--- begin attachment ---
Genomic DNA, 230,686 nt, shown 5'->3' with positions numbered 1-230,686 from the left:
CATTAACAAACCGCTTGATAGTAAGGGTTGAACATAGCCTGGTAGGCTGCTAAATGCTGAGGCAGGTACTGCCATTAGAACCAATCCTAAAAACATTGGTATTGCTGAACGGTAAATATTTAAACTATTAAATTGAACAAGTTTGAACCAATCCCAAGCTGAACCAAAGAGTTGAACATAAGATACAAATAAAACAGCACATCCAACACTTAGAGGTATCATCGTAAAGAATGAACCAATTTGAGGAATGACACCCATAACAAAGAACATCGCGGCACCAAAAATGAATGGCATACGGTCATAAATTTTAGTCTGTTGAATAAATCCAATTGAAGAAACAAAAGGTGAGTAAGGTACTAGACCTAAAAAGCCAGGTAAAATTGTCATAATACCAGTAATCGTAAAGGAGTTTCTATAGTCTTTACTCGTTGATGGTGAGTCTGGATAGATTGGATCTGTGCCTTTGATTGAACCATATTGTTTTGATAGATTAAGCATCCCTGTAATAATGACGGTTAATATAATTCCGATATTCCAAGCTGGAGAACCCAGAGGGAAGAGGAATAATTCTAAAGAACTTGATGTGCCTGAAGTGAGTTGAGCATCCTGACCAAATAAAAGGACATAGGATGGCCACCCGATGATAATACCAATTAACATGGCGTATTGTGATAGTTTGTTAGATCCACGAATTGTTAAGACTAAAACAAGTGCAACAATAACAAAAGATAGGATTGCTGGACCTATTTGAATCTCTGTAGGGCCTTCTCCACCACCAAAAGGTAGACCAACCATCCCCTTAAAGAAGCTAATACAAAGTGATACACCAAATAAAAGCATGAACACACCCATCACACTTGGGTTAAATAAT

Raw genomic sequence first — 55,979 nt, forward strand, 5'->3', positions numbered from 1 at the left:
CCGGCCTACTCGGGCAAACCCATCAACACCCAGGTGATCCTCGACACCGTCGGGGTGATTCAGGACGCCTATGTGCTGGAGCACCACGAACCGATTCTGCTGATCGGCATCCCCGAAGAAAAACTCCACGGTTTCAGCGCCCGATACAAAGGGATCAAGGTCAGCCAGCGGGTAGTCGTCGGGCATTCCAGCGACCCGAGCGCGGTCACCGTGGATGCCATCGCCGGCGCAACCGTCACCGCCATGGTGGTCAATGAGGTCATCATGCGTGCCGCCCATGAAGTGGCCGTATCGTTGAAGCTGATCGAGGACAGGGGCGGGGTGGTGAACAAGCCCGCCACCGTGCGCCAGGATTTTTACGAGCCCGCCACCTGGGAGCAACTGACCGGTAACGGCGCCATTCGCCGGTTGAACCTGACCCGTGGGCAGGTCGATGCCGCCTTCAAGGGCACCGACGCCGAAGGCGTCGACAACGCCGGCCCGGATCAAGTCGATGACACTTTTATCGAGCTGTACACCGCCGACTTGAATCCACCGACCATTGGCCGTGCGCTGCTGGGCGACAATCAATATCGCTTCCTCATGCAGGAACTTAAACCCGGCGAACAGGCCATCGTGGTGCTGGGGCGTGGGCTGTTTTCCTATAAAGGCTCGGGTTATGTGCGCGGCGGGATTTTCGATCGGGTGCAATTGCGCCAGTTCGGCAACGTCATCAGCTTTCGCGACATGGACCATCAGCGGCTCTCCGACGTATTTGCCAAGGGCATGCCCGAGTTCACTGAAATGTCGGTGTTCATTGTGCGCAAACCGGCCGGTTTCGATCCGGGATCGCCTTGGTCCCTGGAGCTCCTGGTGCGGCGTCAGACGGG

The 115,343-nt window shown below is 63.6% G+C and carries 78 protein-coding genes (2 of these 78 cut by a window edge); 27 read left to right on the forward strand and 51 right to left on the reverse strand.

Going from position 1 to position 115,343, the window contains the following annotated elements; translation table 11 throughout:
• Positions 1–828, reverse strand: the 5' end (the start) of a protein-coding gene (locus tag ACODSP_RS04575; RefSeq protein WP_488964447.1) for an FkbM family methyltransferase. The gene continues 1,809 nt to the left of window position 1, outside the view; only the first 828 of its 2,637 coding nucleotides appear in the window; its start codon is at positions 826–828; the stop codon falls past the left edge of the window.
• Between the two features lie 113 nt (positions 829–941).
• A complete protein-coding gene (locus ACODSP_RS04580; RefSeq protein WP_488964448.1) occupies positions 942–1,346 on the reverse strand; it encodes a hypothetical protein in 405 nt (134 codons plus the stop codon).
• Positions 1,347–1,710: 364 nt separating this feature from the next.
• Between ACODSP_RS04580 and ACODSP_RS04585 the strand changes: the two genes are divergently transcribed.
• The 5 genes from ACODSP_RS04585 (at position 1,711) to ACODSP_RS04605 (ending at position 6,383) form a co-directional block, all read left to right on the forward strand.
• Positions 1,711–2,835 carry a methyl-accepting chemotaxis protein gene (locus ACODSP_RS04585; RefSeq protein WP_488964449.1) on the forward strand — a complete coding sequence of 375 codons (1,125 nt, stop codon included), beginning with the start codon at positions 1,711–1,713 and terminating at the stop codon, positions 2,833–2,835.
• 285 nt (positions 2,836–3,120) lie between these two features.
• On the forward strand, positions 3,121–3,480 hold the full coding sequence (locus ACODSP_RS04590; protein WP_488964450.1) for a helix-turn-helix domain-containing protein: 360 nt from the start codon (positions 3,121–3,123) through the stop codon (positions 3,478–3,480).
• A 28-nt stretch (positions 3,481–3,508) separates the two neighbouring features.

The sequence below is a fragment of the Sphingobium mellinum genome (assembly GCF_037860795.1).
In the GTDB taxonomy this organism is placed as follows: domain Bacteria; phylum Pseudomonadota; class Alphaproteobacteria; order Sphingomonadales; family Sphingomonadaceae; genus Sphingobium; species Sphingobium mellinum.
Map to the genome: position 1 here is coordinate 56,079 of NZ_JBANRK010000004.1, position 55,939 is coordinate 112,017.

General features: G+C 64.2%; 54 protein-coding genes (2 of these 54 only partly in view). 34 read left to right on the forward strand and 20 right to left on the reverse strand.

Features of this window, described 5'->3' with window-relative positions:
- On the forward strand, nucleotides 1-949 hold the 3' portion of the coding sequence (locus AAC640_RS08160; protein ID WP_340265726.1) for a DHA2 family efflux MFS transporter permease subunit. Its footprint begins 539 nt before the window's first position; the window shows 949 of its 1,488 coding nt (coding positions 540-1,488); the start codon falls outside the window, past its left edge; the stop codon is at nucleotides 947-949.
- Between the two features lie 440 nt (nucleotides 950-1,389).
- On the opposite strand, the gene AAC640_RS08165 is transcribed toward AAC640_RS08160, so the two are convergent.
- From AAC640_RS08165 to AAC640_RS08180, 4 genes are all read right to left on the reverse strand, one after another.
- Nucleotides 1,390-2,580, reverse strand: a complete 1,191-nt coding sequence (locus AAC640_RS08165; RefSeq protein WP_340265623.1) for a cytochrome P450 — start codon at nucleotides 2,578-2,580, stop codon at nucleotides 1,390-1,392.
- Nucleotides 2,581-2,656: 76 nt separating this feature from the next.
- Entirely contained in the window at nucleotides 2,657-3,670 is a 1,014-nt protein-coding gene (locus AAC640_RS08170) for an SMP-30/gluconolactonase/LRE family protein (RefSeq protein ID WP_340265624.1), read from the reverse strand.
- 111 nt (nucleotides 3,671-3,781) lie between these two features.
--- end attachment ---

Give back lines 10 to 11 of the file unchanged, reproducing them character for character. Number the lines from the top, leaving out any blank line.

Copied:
• Positions 1,347–1,710: 364 nt separating this feature from the next.
• Between ACODSP_RS04580 and ACODSP_RS04585 the strand changes: the two genes are divergently transcribed.